By Amy McCarthy
By Scott Reitz
By Scott Reitz
By Lauren Drewes Daniels
By Alice Laussade
By City of Ate
Jonathan Kauffman at the Seattle Weekly (a sister paper of the Dallas Observer and the Houston Press) attended the Sacrificio class and wrote about it. He saw it as a collision of "a host of food trends," including the rise of farmers markets, the labeling of artisanal producers on menus, the growing concerns about conditions in slaughterhouses and the new "Nose to Tail" attitude about eating the whole animal. Inspired by The Omnivore's Dilemma, in which Michael Pollan goes hunting and butchers a wild hog, young urban food lovers are seeking to understand and deepen their own relationships with meat.
The "get to know your meat" movement looks a little different from our vantage point here in Texas. Pollan's sense of irony about an intellectual like himself wielding a rifle sounds pretty silly if you hunt routinely. But meat eaters across the country want to know where their meat is coming from.
The dark-brown fajitas at the Original Mama Ninfa's on Navigation Street in Houston came on a sizzling cast-iron comal with lots of caramelized onions. "It's Certified Hereford outside skirt steak. It's not marinated at all. It's just seasoned with salt and pepper and brushed lightly with soy sauce as it comes off the grill," according to the Ninfa's meat buyer, an outspoken chef named Mark Mavrantonis.
Ninfa's has to pay "a pretty penny" to get the hard-to-come-by USDA choice outside skirt steak, Mavrantonis said. The Japanese have driven most restaurants out of the market. Ninfa's is the only restaurant in Texas where I have seen American outside skirt in the last few years, and they serve it there to preserve a tradition.
The beef was cooked to well done and cut into thin strips against the coarse grain. It was so tough you had to pinch the tortilla to keep from pulling the meat strips out with your teeth when you took a bite. But the beef was also very flavorful. The Original Mama Ninfa's on Navigation is the restaurant that made fajitas famous. Thank goodness they still taste like they did in the old days.
A few years ago, under a tent set up on Auditorium Shores for the Hill Country Wine and Food Festival in Austin, Juan Antonio "Sonny" Falcon, the man who calls himself "The Fajita King," addressed a Tex-Mex panel discussion. Falcon claims that during the 1960s, while working as a butcher at Guajardo's Cash Grocery in East Austin, he gave "fajitas" their name while he experimented with the diaphragm muscle. Falcon can document the first time he sold fajitas to the public. It was at a Diez y Seis celebration in Kyle in September of 1969.
Falcon's fame drew a big crowd to the tent, including a couple of hecklers. Some fellow Tejanos from the Lower Rio Grande Valley loudly contended that their grandmothers were making fajitas before Falcon was born.
"I like Sonny Falcon. I went to school with him. But he didn't invent fajitas," said Liborio "Libo" Hinojosa, whose family owns H&H Meat Products in Mercedes, one of the Valley's biggest meat suppliers. "The Lion Mart in Brownsville was selling fajitas at their meat counter way before 1969."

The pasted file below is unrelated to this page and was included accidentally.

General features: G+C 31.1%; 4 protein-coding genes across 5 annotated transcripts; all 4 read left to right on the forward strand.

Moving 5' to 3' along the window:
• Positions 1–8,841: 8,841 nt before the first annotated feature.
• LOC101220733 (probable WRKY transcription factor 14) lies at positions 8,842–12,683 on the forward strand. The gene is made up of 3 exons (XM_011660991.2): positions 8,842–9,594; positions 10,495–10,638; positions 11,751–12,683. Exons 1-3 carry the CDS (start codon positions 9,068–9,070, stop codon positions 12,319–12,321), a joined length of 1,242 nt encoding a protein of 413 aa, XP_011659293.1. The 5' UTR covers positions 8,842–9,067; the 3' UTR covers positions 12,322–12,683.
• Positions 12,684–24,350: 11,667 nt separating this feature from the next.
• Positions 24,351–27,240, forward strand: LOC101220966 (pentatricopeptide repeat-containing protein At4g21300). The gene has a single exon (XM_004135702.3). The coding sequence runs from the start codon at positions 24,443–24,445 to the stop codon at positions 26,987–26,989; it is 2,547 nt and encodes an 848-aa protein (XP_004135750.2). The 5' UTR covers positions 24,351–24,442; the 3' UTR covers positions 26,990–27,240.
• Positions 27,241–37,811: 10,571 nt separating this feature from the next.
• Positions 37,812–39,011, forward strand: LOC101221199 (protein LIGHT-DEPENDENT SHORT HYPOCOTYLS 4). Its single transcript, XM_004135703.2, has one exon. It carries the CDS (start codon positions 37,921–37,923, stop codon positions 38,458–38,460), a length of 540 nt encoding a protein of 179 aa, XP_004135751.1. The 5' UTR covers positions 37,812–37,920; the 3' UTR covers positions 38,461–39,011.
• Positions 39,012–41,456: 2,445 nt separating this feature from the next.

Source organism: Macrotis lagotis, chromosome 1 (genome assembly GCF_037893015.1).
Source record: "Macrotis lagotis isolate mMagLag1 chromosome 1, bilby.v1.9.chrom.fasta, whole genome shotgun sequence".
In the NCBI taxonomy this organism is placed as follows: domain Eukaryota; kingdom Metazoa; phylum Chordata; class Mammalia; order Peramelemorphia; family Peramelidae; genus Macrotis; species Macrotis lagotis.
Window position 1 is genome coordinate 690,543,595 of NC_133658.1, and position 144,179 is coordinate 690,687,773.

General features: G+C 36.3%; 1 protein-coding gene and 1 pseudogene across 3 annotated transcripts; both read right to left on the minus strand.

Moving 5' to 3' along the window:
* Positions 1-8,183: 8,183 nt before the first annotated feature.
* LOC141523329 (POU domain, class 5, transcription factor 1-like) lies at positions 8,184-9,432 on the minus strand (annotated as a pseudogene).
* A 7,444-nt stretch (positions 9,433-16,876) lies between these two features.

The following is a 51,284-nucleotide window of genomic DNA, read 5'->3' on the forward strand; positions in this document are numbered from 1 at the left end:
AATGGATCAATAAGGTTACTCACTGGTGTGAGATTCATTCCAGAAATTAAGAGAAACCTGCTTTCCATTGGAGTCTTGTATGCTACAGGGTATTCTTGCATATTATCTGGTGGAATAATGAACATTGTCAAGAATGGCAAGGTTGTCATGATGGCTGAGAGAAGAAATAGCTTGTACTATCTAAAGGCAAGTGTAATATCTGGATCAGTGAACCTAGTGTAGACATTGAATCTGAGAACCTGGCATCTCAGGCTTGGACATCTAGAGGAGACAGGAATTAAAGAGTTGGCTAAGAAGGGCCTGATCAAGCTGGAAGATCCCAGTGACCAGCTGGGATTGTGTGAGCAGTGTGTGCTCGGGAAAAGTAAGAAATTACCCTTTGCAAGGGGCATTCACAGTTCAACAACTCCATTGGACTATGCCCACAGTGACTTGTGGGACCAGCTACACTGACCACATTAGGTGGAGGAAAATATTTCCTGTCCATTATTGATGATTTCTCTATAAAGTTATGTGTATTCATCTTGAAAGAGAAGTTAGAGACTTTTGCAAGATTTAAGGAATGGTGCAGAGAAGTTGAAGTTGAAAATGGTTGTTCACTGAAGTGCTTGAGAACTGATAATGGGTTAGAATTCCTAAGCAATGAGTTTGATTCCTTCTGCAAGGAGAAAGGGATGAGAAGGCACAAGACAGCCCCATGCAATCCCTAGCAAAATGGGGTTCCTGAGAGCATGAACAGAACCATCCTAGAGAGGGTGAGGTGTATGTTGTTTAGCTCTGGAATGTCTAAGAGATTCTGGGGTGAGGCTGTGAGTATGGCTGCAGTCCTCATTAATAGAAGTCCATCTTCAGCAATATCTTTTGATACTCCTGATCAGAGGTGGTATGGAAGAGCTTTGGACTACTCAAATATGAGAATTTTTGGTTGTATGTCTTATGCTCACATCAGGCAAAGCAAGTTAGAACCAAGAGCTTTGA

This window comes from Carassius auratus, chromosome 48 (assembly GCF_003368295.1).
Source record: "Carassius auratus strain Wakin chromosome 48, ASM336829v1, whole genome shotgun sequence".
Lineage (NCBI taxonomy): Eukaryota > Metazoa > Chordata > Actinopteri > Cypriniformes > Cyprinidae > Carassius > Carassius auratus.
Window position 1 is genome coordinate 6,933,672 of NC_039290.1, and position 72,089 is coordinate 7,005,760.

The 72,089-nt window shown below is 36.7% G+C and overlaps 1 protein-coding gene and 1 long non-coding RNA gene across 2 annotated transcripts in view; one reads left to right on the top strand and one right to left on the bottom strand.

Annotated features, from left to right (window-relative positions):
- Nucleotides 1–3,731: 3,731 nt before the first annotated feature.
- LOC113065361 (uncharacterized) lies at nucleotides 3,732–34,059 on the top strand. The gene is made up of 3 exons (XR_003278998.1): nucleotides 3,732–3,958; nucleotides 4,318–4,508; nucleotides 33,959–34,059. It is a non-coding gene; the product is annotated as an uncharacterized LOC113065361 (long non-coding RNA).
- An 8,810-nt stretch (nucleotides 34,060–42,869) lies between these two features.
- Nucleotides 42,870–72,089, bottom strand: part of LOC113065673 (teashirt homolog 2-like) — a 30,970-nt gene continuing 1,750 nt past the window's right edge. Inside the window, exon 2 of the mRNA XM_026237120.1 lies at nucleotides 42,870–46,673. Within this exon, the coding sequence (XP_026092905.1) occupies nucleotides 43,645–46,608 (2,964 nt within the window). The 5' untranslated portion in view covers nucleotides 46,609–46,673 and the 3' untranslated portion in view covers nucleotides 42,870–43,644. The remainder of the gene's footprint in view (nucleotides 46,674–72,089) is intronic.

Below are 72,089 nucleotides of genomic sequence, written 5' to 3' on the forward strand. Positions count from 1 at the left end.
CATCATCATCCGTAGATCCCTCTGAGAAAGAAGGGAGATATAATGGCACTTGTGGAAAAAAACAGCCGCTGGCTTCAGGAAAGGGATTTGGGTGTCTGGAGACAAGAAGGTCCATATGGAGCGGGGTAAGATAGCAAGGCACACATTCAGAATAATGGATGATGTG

An archival search of Brownsville newspapers turns up a grocery store display ad featuring fajitas from 1971, which would suggest that fajitas weren't a new item in Brownsville. But the most remarkable thing about the ad is the fact that fajitas were selling for 99 cents a pound, while T-bone steaks were going for 79 cents a pound. Maybe outside skirt steak never was all that cheap.
The first restaurant to popularize fajitas in Austin was at the Hyatt Hotel. The beef was served on a sizzling comal with onions and peppers and the signature spread of flour tortillas, guacamole, salsas and condiments. But the hotel chef at the Hyatt balked at serving chewy skirt steak. Instead, he substituted sirloin. It wasn't long afterward that chicken fajitas made their debut. The fact that chickens don't have skirt steaks didn't seem to bother anyone.
As far as butchery classes go, Beef 101 at Texas A&M is the granddaddy of them all and way ahead of the trend. Davey Griffin set up the first class more than 20 years ago. It's a comprehensive overview of the beef industry from stockyard to cutting floor offered three times a year, and it's almost always booked solid with food industry pros.
Day two of Beef 101 started with an anatomy class by Griffin in which we learned the location of each cut of meat on a cattle skeleton nicknamed "Bossy." There were some surprises. "This is the infraspinatus muscle," said Griffin, holding up a plastic-wrapped cut of meat, "the second-tenderest cut of beef after the tenderloin—and it comes from the shoulder clod." Sometimes called the top blade, it is the cut that yields the newly popular flatiron steaks.
After the lecture, we suited up. Dressed in a hairnet and a hard hat, white frock and apron, a Kevlar glove and sleeve, and a metal chest protector, I strapped on my knife holder and entered the work area.
Led by Jeff Savell, my Beef 101 team took a meat saw to the 600-pound side of beef, cutting it into chuck, rib, loin and round—the four primal regions. The shoulder, or chuck, is the front end—that's where the brisket and shoulder clod come from. Most of it ends up as ground meat. The rib and loin yield the valuable "middle meats" prized in steak houses. The rump end is known as the round; it was once cut into giant round steaks, and now it yields such prizes as the eye of round roast.